According to the Kansas City Star Editorial Board, KC needs 100 miles of new bike lanes by 2011:
Kansas City, let’s create 100 miles of bike lanes by early next year.
Let’s do it for a healthier, greener place to live. Let’s do it because generations of Kansas Citians have asked for it.
Let’s do it because this is a great American city and bike lanes would make us better. Heck, more bike lanes would trim us up and get us off those chubby city lists.
Now is the time for the Kansas City Council to get serious about creating what’s been debated for 25 years: A bike-friendly city.
Goals need deadlines, so here’s our idea:
100 miles of on-street bike lanes by April 30, 2011, the end of the next city fiscal year. And Mayor Mark Funkhouser should push harder for his goal of making Kansas City a bike-friendly, platinum-rated city by the League of American Bicyclists by 2020.
The 100-mile goal is tough, but doable, and Kansas Citians have been asking for a safer biking environment for decades. Kansas City has devised and revised and re-revised — and yet never acted on — ambitious bike route plans since 1986, with complete reworks in 1991 and 2001. This foot-dragging has put us far behind other metropolitan areas. We’re the worst cycling city in America, according to some.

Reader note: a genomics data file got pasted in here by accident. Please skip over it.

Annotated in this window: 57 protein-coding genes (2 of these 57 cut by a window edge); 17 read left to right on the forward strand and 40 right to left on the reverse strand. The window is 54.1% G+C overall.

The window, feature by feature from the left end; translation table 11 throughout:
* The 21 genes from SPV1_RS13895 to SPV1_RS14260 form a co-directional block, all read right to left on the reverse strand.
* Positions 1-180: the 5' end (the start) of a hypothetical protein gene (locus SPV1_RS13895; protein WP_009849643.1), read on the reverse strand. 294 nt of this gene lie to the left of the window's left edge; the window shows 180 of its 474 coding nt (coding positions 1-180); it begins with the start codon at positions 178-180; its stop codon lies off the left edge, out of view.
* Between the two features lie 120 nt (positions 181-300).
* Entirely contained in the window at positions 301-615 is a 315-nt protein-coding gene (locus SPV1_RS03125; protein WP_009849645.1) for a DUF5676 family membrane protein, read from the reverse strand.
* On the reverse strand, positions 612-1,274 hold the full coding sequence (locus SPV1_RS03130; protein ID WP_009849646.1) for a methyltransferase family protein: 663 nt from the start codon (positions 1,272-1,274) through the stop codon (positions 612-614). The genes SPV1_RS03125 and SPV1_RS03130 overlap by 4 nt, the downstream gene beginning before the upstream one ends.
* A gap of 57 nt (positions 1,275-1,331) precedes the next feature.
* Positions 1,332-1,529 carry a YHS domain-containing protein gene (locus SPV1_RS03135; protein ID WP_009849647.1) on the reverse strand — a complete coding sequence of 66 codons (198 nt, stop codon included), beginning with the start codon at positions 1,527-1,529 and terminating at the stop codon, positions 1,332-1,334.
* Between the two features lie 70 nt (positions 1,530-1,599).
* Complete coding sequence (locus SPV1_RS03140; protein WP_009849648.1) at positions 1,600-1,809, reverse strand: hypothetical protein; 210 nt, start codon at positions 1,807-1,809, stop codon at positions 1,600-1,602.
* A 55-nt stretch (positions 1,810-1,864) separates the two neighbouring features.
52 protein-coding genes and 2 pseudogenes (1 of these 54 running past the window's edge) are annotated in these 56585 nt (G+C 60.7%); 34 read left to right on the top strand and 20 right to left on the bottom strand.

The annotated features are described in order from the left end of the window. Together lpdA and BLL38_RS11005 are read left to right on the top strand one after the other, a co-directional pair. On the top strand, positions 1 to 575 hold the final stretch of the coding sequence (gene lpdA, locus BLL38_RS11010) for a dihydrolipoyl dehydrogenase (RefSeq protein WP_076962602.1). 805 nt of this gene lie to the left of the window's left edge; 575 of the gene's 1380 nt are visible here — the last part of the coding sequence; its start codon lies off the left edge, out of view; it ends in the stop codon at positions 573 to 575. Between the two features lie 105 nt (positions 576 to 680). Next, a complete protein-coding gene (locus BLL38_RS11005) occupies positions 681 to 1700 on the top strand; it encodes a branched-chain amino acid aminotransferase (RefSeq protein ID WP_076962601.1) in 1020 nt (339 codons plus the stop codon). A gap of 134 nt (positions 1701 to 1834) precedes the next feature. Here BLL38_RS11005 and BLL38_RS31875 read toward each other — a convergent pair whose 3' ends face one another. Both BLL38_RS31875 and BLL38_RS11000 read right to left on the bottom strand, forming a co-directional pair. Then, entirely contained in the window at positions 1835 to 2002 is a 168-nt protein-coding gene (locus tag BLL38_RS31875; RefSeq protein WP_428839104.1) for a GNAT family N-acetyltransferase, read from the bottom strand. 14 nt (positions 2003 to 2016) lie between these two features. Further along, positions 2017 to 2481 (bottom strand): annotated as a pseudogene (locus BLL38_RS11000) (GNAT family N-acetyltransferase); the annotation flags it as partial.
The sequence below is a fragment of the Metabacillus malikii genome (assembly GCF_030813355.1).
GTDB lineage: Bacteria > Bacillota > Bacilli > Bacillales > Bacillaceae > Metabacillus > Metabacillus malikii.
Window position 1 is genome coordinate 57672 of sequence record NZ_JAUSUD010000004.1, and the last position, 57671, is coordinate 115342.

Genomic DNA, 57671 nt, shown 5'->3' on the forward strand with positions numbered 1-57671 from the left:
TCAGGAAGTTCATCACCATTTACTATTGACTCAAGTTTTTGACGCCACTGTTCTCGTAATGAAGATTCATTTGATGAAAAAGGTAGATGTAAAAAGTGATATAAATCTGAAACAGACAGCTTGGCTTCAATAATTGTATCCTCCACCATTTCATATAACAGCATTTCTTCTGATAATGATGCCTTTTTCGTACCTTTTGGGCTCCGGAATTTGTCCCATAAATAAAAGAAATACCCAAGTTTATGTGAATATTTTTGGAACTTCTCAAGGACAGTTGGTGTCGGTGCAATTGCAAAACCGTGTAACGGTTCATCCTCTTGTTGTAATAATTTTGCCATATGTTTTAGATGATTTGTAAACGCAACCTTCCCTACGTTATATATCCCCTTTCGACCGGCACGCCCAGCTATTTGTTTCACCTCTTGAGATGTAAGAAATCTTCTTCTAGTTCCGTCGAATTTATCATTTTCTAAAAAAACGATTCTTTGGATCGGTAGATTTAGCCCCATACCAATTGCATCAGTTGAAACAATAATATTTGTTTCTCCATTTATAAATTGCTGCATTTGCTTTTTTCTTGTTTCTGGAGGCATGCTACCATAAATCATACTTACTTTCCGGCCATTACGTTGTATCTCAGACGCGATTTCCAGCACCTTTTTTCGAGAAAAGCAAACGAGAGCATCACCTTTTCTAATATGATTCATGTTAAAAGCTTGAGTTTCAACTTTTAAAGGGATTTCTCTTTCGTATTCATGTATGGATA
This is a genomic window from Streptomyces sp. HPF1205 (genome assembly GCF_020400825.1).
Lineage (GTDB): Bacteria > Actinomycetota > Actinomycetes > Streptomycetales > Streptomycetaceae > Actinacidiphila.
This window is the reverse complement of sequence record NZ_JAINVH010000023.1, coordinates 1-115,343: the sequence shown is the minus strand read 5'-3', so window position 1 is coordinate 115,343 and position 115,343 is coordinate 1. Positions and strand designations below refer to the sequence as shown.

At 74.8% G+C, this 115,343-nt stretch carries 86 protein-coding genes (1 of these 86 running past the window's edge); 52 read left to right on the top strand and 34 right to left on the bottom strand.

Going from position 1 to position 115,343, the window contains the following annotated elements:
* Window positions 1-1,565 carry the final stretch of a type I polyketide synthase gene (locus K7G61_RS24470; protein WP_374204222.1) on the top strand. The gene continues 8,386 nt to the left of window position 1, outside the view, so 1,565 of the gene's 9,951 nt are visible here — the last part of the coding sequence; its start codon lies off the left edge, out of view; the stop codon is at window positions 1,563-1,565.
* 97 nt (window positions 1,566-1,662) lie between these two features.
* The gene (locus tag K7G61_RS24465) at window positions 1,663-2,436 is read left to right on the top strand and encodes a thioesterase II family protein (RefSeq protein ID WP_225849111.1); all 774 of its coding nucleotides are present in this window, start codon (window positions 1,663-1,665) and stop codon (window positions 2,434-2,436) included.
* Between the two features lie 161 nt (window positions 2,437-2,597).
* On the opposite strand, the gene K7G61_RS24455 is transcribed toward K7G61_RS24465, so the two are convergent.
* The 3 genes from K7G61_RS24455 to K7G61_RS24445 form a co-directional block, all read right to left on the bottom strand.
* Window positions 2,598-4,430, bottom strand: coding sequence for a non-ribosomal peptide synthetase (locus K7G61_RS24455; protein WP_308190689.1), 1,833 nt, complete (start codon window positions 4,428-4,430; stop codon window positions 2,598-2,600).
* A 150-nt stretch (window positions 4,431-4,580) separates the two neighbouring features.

Kansas City has waited long enough. Let’s add 100 miles of bike lanes by early 2011 and make our city a healthier, more attractive place to live.
Did you catch the words there?
“Bike lanes”. Not “bike paths”. Not “trails”.
The focus here is transportation, not recreation.
100 miles is obviously just an arbitrary round number, but it’s an ambitious goal, particularly given that KC has very few bike lanes, and only about 30 miles of off-street paths and trails.
It takes more than bike lanes to make a city truly bicycle-friendly, but it’s certainly a good start. A modest investment in cycling infrastructure would pay for itself many times over in decreased congestion, improved health, and improved air quality (particularly given that the KC area has repeatedly violated air quality standards and may be forced to impose new restrictions).
And, of course, the value of lives saved is immeasurable.
So, do KC leaders “get it”? They’re been moving in that direction for awhile now, but so far, there isn’t a whole lot to show for it. Are they willing to take concrete steps, such as adding 100 miles of bike lanes, to make a move livable city?
Let’s hope so!